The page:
Small North Carolina brewers and alcohol wholesalers raised glasses on Thursday to what they call a legislative compromise that allows the breweries to keep control of their products longer as they grow.
Legislators from both political parties and industry representatives announced an agreement in General Assembly bills filed this week to let these craft breweries sell double the amount of their beer annually on their own compared to what current law allows.
The agreement "marks a new day in building a strong industry-based economic model for all craft beer businesses," Suzie Ford, co-owner of NoDa Brewing Co. in Charlotte. "Out of conflict has grown resolution to establish a framework that allows existing and new microbreweries to become economic engines for our state and provide a clear pathway to grow and prosper."
Right now third-party distributors take over all sales, marketing and pricing of a brewer's products at retailers once the brewery sells more than 25,000 barrels in a year — roughly equivalent to what can fill an Olympic-size swimming pool.
Lawmakers had declined to change the limit, which was supported by state's beer and wine wholesalers group. NoDa and Olde Mecklenburg Brewery sued in 2017, arguing the limit was unconstitutional and stifled competition by discouraging companies from exceeding the hard cap. Craft brewers also formed an advocacy group to fight the limit. In recent years, some had made political donations to legislators, as have the well-established and well-funded wholesalers' association.
The agreement, if signed into law, would end the litigation, according to industry attorneys. The legislation would allow the creation of a new classification of brewers that can self-distribute up to 50,000 barrels a year. While these mid-sized brewers would still be able to sell up to 100,000 barrels, distributions above the first 50,000 barrels would have to be performed by a wholesaler.
Ford said the proposal, which also continues to exempt sales at the brewery or at three other affiliated retailers from the limit, will give her brewery more options to expand, even statewide with the use of a distributor.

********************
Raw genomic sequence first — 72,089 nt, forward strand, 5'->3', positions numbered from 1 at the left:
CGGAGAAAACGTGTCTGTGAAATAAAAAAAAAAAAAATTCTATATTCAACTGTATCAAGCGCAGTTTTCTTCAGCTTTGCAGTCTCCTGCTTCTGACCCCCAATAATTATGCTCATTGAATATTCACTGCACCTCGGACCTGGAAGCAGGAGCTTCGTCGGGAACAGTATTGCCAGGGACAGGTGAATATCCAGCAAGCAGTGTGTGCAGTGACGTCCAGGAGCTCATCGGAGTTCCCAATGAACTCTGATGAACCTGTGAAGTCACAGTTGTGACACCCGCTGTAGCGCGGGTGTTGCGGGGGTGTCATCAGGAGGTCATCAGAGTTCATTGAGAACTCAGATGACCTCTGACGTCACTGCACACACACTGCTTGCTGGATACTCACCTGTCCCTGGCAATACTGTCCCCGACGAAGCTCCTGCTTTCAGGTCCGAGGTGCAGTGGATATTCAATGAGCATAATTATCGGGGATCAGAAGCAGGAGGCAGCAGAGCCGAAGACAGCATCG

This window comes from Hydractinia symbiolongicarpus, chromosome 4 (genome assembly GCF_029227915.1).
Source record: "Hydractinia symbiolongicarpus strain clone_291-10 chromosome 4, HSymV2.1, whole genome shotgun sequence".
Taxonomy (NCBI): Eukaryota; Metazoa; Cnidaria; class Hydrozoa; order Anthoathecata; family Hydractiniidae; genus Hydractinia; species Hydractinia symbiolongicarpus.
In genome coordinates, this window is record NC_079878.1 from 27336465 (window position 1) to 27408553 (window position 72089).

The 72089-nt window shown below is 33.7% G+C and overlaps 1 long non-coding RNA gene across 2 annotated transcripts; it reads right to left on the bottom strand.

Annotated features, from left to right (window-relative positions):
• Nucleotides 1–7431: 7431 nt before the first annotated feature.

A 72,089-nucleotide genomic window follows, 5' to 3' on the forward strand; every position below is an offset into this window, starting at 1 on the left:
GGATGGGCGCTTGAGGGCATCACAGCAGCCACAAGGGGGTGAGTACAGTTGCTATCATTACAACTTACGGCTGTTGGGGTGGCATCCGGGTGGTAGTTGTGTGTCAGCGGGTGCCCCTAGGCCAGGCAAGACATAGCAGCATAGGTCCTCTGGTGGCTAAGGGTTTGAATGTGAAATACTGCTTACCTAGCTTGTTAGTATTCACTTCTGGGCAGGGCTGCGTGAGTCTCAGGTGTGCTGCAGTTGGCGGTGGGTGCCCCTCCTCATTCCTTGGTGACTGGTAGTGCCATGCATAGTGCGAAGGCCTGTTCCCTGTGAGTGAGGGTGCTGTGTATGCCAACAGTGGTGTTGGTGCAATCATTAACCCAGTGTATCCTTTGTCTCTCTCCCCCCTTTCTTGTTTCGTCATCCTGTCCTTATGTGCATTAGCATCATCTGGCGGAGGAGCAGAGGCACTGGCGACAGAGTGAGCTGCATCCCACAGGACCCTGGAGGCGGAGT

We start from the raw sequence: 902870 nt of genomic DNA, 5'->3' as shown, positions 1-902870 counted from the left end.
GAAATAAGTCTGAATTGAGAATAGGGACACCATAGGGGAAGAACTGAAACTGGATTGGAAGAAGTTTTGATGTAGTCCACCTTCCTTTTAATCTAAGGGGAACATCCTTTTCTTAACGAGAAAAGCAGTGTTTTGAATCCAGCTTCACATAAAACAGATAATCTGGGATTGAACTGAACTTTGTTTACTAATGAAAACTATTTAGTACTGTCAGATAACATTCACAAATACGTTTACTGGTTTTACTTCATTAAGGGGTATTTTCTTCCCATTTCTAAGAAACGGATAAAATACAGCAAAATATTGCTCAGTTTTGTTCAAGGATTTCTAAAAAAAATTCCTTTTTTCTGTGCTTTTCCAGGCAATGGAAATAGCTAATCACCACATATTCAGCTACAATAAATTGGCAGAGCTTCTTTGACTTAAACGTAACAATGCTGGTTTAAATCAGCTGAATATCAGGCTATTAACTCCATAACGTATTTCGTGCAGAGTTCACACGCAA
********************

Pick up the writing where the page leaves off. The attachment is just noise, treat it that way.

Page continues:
"We have never been anti-distributor," Ford said. "We want the choice to decide what direction we go. This bill definitely gives it to us."
Ford said NoDa and Olde Mecklenburg are likely the only craft breweries currently close to the 25,000-barrel cap, but signs point to more bumping up against it without a change. The number of craft breweries in the state has grown from 45 in 2010 to over 200 today, according to the North Carolina Craft Brewers Guild. And the environment has attracted larger breweries like Sierra Nevada to build its East Coast operations in North Carolina.
The agreement, reached over lengthy negotiations, will help keep North Carolina remain a destination location for malt beverages, North Carolina Beer and Wine Wholesalers Association CEO Tim Kent said.
"It's great news for consumers, craft brewers and wholesalers alike," Kent said. "North Carolina is going to continue to be a leader in the craft beer industry."
Craft beer sales increased nationwide in 2017 while overall sales fell, according to the Brewers Association, a national organization representing small and independent brewers. Kent pointed to data showing the beer industry directly creating over 6,000 jobs in the state, and with suppliers and other transactions added generating $11 billion in total economic output.
The legislation could be on tap in House and Senate committees as early as next week, according to Rep. David Lewis of Harnett County and Sen. Bill Rabon of Brunswick County. Each leads the powerful rules committee in his respective chamber.